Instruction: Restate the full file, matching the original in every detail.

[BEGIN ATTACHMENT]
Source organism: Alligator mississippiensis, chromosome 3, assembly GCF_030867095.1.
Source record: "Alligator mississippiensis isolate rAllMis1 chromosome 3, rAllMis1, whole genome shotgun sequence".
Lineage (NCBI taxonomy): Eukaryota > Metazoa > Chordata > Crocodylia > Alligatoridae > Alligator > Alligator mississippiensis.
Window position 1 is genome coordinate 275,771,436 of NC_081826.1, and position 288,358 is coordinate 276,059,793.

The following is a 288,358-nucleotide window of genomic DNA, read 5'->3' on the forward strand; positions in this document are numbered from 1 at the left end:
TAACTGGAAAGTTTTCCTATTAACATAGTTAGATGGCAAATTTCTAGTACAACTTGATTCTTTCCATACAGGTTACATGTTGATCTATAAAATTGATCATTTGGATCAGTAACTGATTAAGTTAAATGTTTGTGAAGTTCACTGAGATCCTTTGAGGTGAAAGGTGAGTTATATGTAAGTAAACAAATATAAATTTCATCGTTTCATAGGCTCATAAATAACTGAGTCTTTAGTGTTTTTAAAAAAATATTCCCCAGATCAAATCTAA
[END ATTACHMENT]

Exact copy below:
Source organism: Alligator mississippiensis, chromosome 3, assembly GCF_030867095.1.
Source record: "Alligator mississippiensis isolate rAllMis1 chromosome 3, rAllMis1, whole genome shotgun sequence".
Lineage (NCBI taxonomy): Eukaryota > Metazoa > Chordata > Crocodylia > Alligatoridae > Alligator > Alligator mississippiensis.
Window position 1 is genome coordinate 275,771,436 of NC_081826.1, and position 288,358 is coordinate 276,059,793.

The following is a 288,358-nucleotide window of genomic DNA, read 5'->3' on the forward strand; positions in this document are numbered from 1 at the left end:
TAACTGGAAAGTTTTCCTATTAACATAGTTAGATGGCAAATTTCTAGTACAACTTGATTCTTTCCATACAGGTTACATGTTGATCTATAAAATTGATCATTTGGATCAGTAACTGATTAAGTTAAATGTTTGTGAAGTTCACTGAGATCCTTTGAGGTGAAAGGTGAGTTATATGTAAGTAAACAAATATAAATTTCATCGTTTCATAGGCTCATAAATAACTGAGTCTTTAGTGTTTTTAAAAAAATATTCCCCAGATCAAATCTAA